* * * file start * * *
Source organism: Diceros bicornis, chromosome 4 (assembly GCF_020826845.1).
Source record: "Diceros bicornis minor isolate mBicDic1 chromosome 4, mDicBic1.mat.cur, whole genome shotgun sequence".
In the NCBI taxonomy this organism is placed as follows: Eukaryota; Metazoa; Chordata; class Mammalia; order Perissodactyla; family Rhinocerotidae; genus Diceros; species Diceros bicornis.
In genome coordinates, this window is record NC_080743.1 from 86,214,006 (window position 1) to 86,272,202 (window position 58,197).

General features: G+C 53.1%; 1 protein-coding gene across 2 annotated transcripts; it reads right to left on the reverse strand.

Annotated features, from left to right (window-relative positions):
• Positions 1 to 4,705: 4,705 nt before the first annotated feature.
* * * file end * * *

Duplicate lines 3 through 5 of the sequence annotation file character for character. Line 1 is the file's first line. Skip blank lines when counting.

In the NCBI taxonomy this organism is placed as follows: Eukaryota; Metazoa; Chordata; class Mammalia; order Perissodactyla; family Rhinocerotidae; genus Diceros; species Diceros bicornis.
In genome coordinates, this window is record NC_080743.1 from 86,214,006 (window position 1) to 86,272,202 (window position 58,197).

General features: G+C 53.1%; 1 protein-coding gene across 2 annotated transcripts; it reads right to left on the reverse strand.